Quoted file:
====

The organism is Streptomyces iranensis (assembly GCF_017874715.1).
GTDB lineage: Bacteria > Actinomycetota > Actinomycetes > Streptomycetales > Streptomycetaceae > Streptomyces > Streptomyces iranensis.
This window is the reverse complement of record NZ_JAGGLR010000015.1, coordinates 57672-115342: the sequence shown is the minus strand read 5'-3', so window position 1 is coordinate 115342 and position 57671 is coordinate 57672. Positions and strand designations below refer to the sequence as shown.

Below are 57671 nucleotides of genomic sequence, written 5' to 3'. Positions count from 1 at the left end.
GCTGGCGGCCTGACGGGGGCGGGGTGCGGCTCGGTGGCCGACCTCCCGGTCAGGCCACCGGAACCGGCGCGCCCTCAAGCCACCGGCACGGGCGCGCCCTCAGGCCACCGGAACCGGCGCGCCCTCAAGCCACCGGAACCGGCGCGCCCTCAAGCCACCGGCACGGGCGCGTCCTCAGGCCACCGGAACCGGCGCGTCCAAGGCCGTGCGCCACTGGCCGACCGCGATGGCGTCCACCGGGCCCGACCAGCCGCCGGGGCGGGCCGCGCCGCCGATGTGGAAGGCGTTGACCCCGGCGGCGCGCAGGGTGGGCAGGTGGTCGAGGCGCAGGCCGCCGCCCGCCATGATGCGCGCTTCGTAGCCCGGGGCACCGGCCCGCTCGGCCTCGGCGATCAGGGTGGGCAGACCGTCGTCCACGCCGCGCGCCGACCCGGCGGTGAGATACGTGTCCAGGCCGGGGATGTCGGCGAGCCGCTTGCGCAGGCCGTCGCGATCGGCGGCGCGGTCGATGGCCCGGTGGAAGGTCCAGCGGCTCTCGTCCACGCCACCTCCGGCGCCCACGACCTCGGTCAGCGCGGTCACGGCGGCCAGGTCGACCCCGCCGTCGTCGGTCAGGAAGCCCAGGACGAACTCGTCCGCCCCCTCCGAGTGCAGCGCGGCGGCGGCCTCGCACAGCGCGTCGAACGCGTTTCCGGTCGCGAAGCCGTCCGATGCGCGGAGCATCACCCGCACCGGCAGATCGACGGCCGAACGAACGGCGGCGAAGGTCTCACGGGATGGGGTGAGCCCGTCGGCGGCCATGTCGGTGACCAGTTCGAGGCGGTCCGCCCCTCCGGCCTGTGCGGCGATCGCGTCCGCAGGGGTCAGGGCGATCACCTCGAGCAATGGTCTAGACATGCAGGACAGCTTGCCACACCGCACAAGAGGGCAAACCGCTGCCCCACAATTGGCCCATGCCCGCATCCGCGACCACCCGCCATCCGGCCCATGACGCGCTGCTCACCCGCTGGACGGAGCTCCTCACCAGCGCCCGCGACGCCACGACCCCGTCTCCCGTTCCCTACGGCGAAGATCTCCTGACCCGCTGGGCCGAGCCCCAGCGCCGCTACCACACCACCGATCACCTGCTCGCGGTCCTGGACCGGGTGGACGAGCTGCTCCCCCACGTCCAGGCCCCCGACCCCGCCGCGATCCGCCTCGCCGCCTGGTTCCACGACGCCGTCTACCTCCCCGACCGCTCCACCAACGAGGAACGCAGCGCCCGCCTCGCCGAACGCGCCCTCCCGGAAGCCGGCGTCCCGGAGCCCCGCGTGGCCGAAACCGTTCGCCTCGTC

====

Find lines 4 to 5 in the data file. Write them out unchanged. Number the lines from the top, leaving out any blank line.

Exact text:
Below are 57671 nucleotides of genomic sequence, written 5' to 3'. Positions count from 1 at the left end.
GCTGGCGGCCTGACGGGGGCGGGGTGCGGCTCGGTGGCCGACCTCCCGGTCAGGCCACCGGAACCGGCGCGCCCTCAAGCCACCGGCACGGGCGCGCCCTCAGGCCACCGGAACCGGCGCGCCCTCAAGCCACCGGAACCGGCGCGCCCTCAAGCCACCGGCACGGGCGCGTCCTCAGGCCACCGGAACCGGCGCGTCCAAGGCCGTGCGCCACTGGCCGACCGCGATGGCGTCCACCGGGCCCGACCAGCCGCCGGGGCGGGCCGCGCCGCCGATGTGGAAGGCGTTGACCCCGGCGGCGCGCAGGGTGGGCAGGTGGTCGAGGCGCAGGCCGCCGCCCGCCATGATGCGCGCTTCGTAGCCCGGGGCACCGGCCCGCTCGGCCTCGGCGATCAGGGTGGGCAGACCGTCGTCCACGCCGCGCGCCGACCCGGCGGTGAGATACGTGTCCAGGCCGGGGATGTCGGCGAGCCGCTTGCGCAGGCCGTCGCGATCGGCGGCGCGGTCGATGGCCCGGTGGAAGGTCCAGCGGCTCTCGTCCACGCCACCTCCGGCGCCCACGACCTCGGTCAGCGCGGTCACGGCGGCCAGGTCGACCCCGCCGTCGTCGGTCAGGAAGCCCAGGACGAACTCGTCCGCCCCCTCCGAGTGCAGCGCGGCGGCGGCCTCGCACAGCGCGTCGAACGCGTTTCCGGTCGCGAAGCCGTCCGATGCGCGGAGCATCACCCGCACCGGCAGATCGACGGCCGAACGAACGGCGGCGAAGGTCTCACGGGATGGGGTGAGCCCGTCGGCGGCCATGTCGGTGACCAGTTCGAGGCGGTCCGCCCCTCCGGCCTGTGCGGCGATCGCGTCCGCAGGGGTCAGGGCGATCACCTCGAGCAATGGTCTAGACATGCAGGACAGCTTGCCACACCGCACAAGAGGGCAAACCGCTGCCCCACAATTGGCCCATGCCCGCATCCGCGACCACCCGCCATCCGGCCCATGACGCGCTGCTCACCCGCTGGACGGAGCTCCTCACCAGCGCCCGCGACGCCACGACCCCGTCTCCCGTTCCCTACGGCGAAGATCTCCTGACCCGCTGGGCCGAGCCCCAGCGCCGCTACCACACCACCGATCACCTGCTCGCGGTCCTGGACCGGGTGGACGAGCTGCTCCCCCACGTCCAGGCCCCCGACCCCGCCGCGATCCGCCTCGCCGCCTGGTTCCACGACGCCGTCTACCTCCCCGACCGCTCCACCAACGAGGAACGCAGCGCCCGCCTCGCCGAACGCGCCCTCCCGGAAGCCGGCGTCCCGGAGCCCCGCGTGGCCGAAACCGTTCGCCTCGTC